PET/MR User's Meeting: Technical challenges Feb 05, 2020 10:30 AM - 03:00 PM — Henry Wellcome Auditorium, 183 Euston Road, London
Launch event for Aberdeen Hub of One HealthTech Feb 13, 2020 06:00 PM - 09:00 PM — ONE Tech Hub, Schoolhill, Aberdeen
Scottish Ophthalmic Imaging Society meeting Feb 14, 2020 09:30 AM - 05:00 PM — Royal Society of Edinburgh, 22-26 George Street, Edinburgh
Scottish+ Radiotherapy Physics Meeting 2020 Feb 21, 2020 09:30 AM - 05:00 PM — Scottish Health Service Centre , Western General Hospital, Edinburgh
2nd Scottish Ultrasound Annual Scientific Meeting Feb 28, 2020 10:00 AM - 05:00 PM — Collins Building, University of Strathclyde

eLearning

SINAPSE experts from around Scotland have developed ten online modules designed to explain medical imaging. They are freely available and are intended for non-specialists.


Edinburgh Imaging Academy at the University of Edinburgh offers the following online programmes through a virtual learning environment:

Neuroimaging for Research MSc/Dip/Cert

Imaging MSc/Dip/Cert

PET-MR Principles & Applications Cert

Applied Medical Image Analysis Cert

Online Short Courses

Grey matter changes over time in high risk subjects developing schizophrenia

Author(s): D. E. Job, H. C. Whalley, E. C. Johnstone, S. M. Lawrie

Abstract:
Schizophrenia affects approximately 1% of the population and is associated with reductions in brain volume, but when these are first evident is unknown. Magnetic resonance imaging (MRI) has demonstrated abnormalities of brain structure, particularly of the temporal lobes, in schizophrenia. A study of brain structure in individuals destined to develop schizophrenia, before they do so, is crucial to understanding the illness. We used Voxel Based Morphometry (VBM) to map changes in Grey Matter Density (GMD) in 65 young adults at high risk of schizophrenia, for familial reasons, and 19 healthy young adults, over a period of approximately 2 years. All subjects were anti-psychotic naive at both scans. No increases in GMD were found in any of the groups. Within the high-risk group significant declines in GMD were found in the temporal lobes, the right frontal lobe and right parietal lobe. In the control group a decline was found in the right gyrus rectus. No significant differences over time were found between any of the groups. Those individuals at high risk who had transient or isolated psychotic symptoms showed a different spatial pattern of reductions in GMD than those who did not in within group comparisons. In addition, those individuals at high risk who later developed schizophrenia also showed a different spatial pattern of reductions in GMD in the left temporal lobe and right cerebellum, from 2 to 3 years before they were diagnosed. These particular reductions may therefore be able to predict the later onset of schizophrenia.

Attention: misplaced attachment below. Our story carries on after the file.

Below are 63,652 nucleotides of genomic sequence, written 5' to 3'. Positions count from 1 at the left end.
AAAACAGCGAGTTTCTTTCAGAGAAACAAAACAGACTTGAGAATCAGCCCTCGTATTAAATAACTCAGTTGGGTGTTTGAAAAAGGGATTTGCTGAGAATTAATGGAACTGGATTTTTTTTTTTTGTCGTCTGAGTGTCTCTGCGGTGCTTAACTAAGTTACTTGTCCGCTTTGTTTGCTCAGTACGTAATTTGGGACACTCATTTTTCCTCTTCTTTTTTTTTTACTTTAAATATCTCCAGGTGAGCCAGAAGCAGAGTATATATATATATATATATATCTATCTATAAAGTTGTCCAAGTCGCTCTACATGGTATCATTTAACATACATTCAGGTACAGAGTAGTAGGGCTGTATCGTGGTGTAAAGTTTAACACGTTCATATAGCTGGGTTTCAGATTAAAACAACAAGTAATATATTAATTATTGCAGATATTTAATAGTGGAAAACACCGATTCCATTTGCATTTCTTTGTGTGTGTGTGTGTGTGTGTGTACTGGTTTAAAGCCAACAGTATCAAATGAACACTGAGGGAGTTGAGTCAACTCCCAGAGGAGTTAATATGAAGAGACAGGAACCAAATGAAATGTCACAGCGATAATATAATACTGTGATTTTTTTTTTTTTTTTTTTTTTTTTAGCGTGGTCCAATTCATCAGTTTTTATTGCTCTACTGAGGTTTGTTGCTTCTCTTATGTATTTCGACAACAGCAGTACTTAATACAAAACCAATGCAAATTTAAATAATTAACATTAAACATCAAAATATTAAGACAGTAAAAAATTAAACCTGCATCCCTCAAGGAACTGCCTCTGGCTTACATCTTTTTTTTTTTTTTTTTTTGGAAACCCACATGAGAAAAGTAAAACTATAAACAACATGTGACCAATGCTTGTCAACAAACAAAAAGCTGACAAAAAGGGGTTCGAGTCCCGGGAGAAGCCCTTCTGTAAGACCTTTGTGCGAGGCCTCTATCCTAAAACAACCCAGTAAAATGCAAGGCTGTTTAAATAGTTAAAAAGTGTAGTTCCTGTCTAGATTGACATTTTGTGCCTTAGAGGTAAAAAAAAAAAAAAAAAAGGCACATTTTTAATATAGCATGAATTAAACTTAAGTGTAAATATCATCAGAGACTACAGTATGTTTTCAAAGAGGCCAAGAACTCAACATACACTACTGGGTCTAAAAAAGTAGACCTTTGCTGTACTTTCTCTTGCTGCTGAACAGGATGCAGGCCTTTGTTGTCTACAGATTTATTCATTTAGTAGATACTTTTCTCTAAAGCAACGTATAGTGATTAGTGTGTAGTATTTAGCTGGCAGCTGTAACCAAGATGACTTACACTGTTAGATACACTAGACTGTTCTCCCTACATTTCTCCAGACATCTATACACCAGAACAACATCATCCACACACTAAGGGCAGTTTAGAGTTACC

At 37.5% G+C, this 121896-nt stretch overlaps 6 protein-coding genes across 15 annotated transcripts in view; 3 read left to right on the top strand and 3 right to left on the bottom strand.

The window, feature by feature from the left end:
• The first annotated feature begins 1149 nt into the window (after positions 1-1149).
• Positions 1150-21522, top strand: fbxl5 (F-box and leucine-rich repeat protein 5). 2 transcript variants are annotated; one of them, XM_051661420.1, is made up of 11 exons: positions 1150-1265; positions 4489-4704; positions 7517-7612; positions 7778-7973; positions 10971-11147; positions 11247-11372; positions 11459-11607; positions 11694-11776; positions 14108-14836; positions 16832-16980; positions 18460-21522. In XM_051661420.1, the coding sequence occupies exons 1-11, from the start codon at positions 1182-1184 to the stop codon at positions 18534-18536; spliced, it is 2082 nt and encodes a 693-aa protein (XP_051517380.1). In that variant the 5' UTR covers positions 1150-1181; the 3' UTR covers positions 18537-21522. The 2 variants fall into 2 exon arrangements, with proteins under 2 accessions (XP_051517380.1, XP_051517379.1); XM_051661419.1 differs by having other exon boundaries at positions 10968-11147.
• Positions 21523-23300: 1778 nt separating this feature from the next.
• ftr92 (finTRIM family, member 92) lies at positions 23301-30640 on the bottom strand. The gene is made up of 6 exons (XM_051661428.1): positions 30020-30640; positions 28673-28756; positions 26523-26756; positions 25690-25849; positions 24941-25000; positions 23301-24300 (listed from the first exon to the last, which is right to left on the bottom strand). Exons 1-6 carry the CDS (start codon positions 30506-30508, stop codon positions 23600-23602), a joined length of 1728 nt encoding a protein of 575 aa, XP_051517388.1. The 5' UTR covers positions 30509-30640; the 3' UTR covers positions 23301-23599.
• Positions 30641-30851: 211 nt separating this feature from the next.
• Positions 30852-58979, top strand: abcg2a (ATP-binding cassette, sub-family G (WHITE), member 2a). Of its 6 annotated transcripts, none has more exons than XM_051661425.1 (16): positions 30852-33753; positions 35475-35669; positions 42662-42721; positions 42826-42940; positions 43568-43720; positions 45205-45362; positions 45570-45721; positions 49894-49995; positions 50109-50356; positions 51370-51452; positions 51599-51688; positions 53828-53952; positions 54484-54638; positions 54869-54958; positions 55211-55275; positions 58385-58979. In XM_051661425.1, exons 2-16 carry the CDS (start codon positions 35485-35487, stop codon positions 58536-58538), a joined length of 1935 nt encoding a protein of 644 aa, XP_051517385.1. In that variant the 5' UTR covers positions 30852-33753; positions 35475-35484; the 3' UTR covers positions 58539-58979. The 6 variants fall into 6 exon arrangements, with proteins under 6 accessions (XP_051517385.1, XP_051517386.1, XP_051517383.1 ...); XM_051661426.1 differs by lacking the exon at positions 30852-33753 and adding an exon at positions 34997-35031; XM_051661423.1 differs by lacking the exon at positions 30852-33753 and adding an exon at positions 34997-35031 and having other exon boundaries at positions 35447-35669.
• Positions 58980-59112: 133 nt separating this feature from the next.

Full version: Available here

Click the link to go to an external website with the full version of the paper


ISBN: 1053-8119 (Print) 1053-8119 (Linking)
Publication Year: 2005
Periodical: Neuroimage
Periodical Number: 4
Volume: 25
Pages: 1023-30
Author Address: Division of Psychiatry, University of Edinburgh, The Royal Edinburgh Hospital, Morningside Park, Edinburgh EH10 5HF, Scotland, UK. djob@staffmail.ed.ac.uk